3. Ah, Kelly. This touched me so deeply. I am constantly amazed at your capacity to capture intangible and tenuous concepts with such clarity and discernment. “Looking past the gun to the shaking hand that holds it” is particularly relevant to me – as a South African it was my unfortunate reality to have been hijacked at gunpoint 4 times, once surviving only because an angel must have stuck his little finger in the barrel…

    However, far more relevant to my life and to everyone else’s – marriages, friendships, workplace etc is the reality that those soft bullets – the tone of voice, the criticisms, the negativity all come from desperate people coping with their world the best way they know how. There is no malice, really, only brokenness.

    My freedom came when I learned to see the brokenness before I allowed myself to feel the sting of the bullet. Now I am able – most times – to reach past the gun to comfort the pain that holds it. I have been able – most times – to stop being defensive when hurt and to find ways to bring healing to the hurter.

    And, because of you, I have a beautifully written post that explains why. And enables this message of grace to spread wide.

    Awesome post.

    • Thank you, Vaughan. And, wow. I feel like i get bits and pieces of your story and I’m hungry for more. So grateful for that angel, because I’m glad you’re on this planet with me. I want to be with people who see the brokenness before the bullet.

      • Thanks! Enjoying it, but at the moment they are largely reposting from my own blog (with permission of course 🙂 Still have to figure how to write 2 blogs a week!

        • If you’re anything like me, you could do it, but life would get completely out of balance. Besides, cross-posts of existing content are a great way to find a wider audience without lots of extra work. And your writing deserves a wider audience!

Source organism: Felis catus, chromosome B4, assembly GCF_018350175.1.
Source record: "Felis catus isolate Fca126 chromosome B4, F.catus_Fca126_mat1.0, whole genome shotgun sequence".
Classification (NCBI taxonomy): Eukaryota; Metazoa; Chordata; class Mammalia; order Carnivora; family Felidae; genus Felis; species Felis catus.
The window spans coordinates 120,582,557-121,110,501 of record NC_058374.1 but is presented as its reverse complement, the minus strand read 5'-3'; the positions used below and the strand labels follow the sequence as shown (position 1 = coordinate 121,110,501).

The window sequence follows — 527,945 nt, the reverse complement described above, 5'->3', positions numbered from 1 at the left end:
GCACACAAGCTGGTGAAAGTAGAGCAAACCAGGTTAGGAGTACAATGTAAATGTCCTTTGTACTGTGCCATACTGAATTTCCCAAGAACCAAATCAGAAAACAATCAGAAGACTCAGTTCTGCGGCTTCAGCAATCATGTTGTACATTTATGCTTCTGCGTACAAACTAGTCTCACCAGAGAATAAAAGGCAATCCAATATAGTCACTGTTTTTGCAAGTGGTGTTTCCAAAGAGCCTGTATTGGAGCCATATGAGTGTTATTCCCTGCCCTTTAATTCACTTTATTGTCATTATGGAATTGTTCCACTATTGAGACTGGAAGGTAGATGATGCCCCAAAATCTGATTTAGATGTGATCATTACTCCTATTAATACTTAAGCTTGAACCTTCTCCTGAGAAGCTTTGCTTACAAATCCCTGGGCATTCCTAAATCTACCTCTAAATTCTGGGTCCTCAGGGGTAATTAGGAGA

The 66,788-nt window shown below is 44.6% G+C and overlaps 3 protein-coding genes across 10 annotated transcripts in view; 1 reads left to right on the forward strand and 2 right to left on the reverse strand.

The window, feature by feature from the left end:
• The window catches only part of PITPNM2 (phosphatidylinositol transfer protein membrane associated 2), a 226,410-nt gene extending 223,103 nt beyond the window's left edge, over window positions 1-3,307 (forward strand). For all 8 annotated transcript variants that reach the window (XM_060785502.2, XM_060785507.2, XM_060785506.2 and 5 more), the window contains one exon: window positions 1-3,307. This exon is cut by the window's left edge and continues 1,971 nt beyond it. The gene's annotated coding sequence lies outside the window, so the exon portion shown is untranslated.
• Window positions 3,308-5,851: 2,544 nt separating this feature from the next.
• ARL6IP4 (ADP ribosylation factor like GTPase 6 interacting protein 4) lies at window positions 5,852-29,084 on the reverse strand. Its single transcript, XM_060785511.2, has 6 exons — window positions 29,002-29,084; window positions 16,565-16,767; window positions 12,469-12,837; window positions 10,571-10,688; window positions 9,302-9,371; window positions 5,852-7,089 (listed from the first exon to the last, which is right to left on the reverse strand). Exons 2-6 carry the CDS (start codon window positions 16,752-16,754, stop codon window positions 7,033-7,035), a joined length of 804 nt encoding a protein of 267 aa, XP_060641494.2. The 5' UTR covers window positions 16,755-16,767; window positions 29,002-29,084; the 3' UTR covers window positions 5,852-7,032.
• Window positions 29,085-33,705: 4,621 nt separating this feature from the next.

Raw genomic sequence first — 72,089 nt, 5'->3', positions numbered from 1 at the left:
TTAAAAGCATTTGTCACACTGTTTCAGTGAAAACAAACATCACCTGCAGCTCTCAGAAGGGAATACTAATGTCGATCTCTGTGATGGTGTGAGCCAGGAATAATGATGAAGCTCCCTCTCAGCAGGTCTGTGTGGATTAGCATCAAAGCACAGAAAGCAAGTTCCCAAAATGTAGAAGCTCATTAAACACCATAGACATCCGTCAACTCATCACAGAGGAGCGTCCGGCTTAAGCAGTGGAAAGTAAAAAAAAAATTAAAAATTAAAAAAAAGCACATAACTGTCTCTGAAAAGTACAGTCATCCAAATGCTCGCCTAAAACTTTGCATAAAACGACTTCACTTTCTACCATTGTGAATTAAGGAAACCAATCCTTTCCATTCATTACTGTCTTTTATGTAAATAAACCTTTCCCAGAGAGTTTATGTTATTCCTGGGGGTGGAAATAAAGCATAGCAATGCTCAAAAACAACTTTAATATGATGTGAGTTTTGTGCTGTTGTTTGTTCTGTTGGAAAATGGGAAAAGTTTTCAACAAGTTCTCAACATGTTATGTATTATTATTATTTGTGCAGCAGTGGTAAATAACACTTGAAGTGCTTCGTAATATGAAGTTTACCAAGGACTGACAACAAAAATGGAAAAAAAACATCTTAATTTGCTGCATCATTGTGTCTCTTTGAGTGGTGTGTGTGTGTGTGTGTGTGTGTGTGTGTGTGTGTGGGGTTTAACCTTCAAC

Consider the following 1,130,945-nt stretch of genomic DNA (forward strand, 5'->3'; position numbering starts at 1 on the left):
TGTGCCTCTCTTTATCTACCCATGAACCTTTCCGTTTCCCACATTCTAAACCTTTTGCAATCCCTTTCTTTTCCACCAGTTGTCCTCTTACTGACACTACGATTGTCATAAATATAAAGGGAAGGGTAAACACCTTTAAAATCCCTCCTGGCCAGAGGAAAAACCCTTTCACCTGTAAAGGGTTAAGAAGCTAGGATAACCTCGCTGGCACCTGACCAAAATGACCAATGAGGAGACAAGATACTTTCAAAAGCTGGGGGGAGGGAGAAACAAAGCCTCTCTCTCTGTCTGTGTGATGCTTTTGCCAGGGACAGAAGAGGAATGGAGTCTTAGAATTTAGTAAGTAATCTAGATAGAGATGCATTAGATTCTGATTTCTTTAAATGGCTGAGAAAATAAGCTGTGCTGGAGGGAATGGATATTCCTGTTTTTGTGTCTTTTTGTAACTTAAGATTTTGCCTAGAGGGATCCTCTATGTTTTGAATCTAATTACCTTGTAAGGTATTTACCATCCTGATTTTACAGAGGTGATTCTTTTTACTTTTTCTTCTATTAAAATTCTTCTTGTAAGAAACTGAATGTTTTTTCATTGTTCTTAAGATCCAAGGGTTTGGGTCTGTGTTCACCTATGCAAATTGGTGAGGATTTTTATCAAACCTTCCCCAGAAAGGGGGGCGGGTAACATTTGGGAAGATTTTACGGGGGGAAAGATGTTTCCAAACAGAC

• Love the metaphor of reaching ‘past the gun to comfort the pain that holds it’ and seeing ‘the brokenness before…feel[ing] the sting of the bullet’. It’s so noble to turn the other cheek and ‘stop being defensive when hurt’ and finding ways to ‘bring healing to the hurter’.
      When we choose this higher road and stop reacting (and ACT, instead), we, and the rest of the world, will transform into something beautiful and exquisite.

      • Hi, Colleen. Thanks for your comments, much appreciated. Kelly brings out the best in me, as I am sure he does for many others!

  4. Most people are mostly good most of the time. I agree Kelly. It doesn’t keep you safe 100% of the time, but it doesn’t cut you off from the benefits of others helping you, or you helping others the way thqt cynicism does. Mostly trust people. It’s a risk, but sure, life is full of dangers

    • Angela, I love your attitude: yep, making ourselves vulnerable is a risk, but all of life is a risk, so why not make our risks beautiful.

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  6. Yes, I agree. We all have wounds, and when we choose to empathetically ‘see through’ someone’s reactive behaviors TO their wounds, and on to their underlying innocent part(s) that originally got wounded, instead – the abuse, neglect, and shaming stops. In the wise words of John Bradshaw: let’s ‘pass it back, and not pass it on’.

    • Colleen, right on. The words of Bradshaw remind me of the words of Richard Rohr: “If we don’t transform it, we will transfer it.” And I love the way you describe the good and beautiful as “underlying innocent parts.”

  7. I am so pleased to have found the basis of my faith in others so well illustrated .once again I am renewed in faith with the sure knowledge that I am never alone and will never will be even in the solitude of my own mind.

  8. Sir, I recently read a blog-post of yours that seemed to be an instant like with all my friends. You write so beautifully and realistically, it touched my heart. I agree with you….the only reason that can be attributed to the untoward behavior of some people is because they are wounded and scared of what they are, what they have become and what their future holds in store for them. And all our attempts to make more money, the greed for more power and the thirst for fame, are ultimately in vain. Our purpose is to live our life to the fullest in terms of making people cheerful and all our acts boil down to spreading joy and happiness in the world.

    • Thank you, Geetanjali, and I’m glad you joined in here with a comment. I want to live on the planet where everyone thinks like you. A world full of people spreading joy and happiness has to be an upgrade, doesn’t it!?